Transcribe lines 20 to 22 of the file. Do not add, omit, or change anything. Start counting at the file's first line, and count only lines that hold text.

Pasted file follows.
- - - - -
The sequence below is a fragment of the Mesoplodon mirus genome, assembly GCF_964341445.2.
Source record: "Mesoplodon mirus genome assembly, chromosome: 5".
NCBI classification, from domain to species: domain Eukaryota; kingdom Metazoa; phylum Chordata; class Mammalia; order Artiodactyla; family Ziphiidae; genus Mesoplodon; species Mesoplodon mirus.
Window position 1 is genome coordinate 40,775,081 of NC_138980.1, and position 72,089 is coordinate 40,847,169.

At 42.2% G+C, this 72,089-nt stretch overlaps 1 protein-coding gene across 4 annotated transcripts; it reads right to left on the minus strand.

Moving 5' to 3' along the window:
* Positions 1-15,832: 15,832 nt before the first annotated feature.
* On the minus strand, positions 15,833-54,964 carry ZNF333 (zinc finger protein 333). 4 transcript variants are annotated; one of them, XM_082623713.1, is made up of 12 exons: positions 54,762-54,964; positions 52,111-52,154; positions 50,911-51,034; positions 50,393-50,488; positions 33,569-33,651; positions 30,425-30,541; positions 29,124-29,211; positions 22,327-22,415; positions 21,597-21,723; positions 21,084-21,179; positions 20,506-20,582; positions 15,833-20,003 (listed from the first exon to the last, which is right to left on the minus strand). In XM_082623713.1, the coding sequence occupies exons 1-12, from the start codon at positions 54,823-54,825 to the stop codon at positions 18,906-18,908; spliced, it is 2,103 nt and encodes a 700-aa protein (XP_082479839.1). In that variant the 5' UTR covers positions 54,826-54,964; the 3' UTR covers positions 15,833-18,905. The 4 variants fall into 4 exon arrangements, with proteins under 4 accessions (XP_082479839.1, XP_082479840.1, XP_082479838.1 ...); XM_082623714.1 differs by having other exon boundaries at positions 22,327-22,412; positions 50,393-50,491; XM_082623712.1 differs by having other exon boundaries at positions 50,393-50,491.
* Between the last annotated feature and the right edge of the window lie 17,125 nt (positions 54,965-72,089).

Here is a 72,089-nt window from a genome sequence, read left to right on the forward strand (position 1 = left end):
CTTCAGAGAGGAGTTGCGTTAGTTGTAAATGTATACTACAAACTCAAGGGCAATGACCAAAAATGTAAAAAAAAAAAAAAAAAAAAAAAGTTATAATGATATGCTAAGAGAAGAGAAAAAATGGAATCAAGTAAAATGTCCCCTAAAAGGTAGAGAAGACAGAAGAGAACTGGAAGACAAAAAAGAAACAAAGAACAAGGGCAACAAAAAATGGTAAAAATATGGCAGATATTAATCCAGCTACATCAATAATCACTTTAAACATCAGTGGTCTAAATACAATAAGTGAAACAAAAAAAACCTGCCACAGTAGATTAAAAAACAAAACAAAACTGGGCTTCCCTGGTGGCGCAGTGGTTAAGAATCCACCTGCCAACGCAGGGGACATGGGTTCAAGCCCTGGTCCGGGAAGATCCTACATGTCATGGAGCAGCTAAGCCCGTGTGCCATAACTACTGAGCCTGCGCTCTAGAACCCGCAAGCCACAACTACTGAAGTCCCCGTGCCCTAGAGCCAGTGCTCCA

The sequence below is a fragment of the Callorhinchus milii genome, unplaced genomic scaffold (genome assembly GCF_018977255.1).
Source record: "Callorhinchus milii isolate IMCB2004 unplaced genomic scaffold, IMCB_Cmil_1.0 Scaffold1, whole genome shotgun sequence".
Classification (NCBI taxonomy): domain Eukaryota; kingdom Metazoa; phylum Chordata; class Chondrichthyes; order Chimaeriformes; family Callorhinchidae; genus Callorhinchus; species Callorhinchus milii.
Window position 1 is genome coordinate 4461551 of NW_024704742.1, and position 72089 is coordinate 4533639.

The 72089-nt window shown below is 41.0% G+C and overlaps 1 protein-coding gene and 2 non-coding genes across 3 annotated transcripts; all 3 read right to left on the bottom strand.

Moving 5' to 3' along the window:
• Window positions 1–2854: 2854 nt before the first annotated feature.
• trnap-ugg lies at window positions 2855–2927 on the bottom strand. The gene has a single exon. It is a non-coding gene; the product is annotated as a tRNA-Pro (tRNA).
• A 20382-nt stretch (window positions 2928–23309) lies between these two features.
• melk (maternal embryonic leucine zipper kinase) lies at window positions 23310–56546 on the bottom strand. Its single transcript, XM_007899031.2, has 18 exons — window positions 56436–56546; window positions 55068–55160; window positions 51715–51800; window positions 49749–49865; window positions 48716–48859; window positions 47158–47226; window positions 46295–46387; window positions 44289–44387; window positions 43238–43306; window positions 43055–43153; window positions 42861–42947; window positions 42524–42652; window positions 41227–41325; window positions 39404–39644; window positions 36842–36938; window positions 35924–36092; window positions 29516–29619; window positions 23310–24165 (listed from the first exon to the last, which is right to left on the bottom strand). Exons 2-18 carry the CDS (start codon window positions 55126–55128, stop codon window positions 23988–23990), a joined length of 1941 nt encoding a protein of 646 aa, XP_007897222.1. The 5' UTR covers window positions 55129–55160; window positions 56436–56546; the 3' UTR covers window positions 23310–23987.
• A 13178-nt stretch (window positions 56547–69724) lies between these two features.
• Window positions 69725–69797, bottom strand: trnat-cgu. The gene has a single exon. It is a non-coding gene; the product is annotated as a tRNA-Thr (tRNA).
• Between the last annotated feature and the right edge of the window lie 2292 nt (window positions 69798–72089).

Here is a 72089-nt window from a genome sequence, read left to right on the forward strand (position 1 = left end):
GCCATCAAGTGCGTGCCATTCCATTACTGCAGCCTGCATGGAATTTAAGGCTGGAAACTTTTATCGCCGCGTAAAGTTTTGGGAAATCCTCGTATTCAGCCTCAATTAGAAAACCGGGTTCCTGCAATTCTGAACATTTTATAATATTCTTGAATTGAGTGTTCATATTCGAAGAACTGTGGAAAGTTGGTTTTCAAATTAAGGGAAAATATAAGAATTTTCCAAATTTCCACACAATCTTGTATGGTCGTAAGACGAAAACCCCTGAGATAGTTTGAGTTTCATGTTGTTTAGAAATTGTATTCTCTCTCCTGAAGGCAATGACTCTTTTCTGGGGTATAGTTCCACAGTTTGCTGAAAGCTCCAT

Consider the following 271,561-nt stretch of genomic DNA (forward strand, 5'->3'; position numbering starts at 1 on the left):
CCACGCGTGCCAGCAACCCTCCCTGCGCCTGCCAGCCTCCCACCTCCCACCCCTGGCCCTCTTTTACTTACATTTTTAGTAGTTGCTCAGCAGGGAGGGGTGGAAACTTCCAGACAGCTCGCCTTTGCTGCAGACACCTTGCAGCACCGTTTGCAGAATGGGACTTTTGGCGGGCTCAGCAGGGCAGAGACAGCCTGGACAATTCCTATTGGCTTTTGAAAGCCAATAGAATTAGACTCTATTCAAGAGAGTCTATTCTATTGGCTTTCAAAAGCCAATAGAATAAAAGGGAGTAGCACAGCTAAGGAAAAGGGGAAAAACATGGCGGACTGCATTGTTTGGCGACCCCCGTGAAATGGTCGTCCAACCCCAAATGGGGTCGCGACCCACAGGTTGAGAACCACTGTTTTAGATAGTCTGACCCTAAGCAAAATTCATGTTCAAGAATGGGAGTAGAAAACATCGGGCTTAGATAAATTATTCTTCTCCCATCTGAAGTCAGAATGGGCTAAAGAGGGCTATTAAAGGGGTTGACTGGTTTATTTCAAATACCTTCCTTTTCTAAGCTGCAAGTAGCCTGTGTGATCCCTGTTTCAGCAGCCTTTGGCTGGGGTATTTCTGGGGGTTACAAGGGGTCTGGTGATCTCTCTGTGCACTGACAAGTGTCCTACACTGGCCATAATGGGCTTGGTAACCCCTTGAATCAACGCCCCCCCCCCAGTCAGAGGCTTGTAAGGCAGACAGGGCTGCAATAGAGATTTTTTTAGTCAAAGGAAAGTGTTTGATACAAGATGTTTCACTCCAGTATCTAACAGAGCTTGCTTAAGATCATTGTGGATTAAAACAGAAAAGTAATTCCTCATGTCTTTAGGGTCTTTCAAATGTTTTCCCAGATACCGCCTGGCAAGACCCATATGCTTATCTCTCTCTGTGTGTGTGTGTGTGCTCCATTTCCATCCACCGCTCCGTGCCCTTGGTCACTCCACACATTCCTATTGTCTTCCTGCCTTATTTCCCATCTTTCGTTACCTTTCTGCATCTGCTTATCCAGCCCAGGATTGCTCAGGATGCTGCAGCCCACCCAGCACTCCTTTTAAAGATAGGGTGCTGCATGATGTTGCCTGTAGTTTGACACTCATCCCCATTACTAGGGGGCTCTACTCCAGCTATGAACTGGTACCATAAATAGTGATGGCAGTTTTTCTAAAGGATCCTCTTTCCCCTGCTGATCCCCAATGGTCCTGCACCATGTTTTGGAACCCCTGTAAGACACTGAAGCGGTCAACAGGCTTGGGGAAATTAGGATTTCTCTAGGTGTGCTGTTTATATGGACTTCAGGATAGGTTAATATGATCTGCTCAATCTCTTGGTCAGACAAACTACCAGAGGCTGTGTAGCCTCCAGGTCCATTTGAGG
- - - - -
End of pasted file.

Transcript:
• A 20382-nt stretch (window positions 2928–23309) lies between these two features.
• melk (maternal embryonic leucine zipper kinase) lies at window positions 23310–56546 on the bottom strand. Its single transcript, XM_007899031.2, has 18 exons — window positions 56436–56546; window positions 55068–55160; window positions 51715–51800; window positions 49749–49865; window positions 48716–48859; window positions 47158–47226; window positions 46295–46387; window positions 44289–44387; window positions 43238–43306; window positions 43055–43153; window positions 42861–42947; window positions 42524–42652; window positions 41227–41325; window positions 39404–39644; window positions 36842–36938; window positions 35924–36092; window positions 29516–29619; window positions 23310–24165 (listed from the first exon to the last, which is right to left on the bottom strand). Exons 2-18 carry the CDS (start codon window positions 55126–55128, stop codon window positions 23988–23990), a joined length of 1941 nt encoding a protein of 646 aa, XP_007897222.1. The 5' UTR covers window positions 55129–55160; window positions 56436–56546; the 3' UTR covers window positions 23310–23987.
• A 13178-nt stretch (window positions 56547–69724) lies between these two features.